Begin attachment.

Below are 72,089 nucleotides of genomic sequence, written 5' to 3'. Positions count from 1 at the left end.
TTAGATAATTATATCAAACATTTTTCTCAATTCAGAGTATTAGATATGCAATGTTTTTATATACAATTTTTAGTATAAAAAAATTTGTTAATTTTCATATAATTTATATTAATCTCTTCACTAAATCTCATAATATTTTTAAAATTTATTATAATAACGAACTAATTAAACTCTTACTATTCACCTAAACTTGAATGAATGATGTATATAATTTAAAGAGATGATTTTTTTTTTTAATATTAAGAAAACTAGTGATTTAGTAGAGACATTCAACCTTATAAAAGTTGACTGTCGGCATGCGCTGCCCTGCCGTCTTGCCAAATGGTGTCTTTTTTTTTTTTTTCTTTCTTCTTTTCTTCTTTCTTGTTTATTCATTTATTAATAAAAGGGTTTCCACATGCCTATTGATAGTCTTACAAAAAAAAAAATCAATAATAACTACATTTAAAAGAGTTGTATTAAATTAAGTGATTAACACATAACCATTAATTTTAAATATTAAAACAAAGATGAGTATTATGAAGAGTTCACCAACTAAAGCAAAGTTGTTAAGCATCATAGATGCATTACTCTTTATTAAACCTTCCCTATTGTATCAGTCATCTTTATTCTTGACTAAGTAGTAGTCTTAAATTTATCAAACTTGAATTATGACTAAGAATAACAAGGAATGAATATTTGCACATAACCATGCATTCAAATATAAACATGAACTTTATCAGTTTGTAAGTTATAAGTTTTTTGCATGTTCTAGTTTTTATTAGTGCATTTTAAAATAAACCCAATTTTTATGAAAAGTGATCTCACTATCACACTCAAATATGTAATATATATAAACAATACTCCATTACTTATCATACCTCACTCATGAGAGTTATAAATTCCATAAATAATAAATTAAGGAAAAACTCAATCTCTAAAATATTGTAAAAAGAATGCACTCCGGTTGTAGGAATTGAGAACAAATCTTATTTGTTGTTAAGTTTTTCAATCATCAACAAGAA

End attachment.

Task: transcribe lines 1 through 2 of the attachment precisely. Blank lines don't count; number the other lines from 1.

Below are 72,089 nucleotides of genomic sequence, written 5' to 3'. Positions count from 1 at the left end.
TTAGATAATTATATCAAACATTTTTCTCAATTCAGAGTATTAGATATGCAATGTTTTTATATACAATTTTTAGTATAAAAAAATTTGTTAATTTTCATATAATTTATATTAATCTCTTCACTAAATCTCATAATATTTTTAAAATTTATTATAATAACGAACTAATTAAACTCTTACTATTCACCTAAACTTGAATGAATGATGTATATAATTTAAAGAGATGATTTTTTTTTTTAATATTAAGAAAACTAGTGATTTAGTAGAGACATTCAACCTTATAAAAGTTGACTGTCGGCATGCGCTGCCCTGCCGTCTTGCCAAATGGTGTCTTTTTTTTTTTTTTCTTTCTTCTTTTCTTCTTTCTTGTTTATTCATTTATTAATAAAAGGGTTTCCACATGCCTATTGATAGTCTTACAAAAAAAAAAATCAATAATAACTACATTTAAAAGAGTTGTATTAAATTAAGTGATTAACACATAACCATTAATTTTAAATATTAAAACAAAGATGAGTATTATGAAGAGTTCACCAACTAAAGCAAAGTTGTTAAGCATCATAGATGCATTACTCTTTATTAAACCTTCCCTATTGTATCAGTCATCTTTATTCTTGACTAAGTAGTAGTCTTAAATTTATCAAACTTGAATTATGACTAAGAATAACAAGGAATGAATATTTGCACATAACCATGCATTCAAATATAAACATGAACTTTATCAGTTTGTAAGTTATAAGTTTTTTGCATGTTCTAGTTTTTATTAGTGCATTTTAAAATAAACCCAATTTTTATGAAAAGTGATCTCACTATCACACTCAAATATGTAATATATATAAACAATACTCCATTACTTATCATACCTCACTCATGAGAGTTATAAATTCCATAAATAATAAATTAAGGAAAAACTCAATCTCTAAAATATTGTAAAAAGAATGCACTCCGGTTGTAGGAATTGAGAACAAATCTTATTTGTTGTTAAGTTTTTCAATCATCAACAAGAA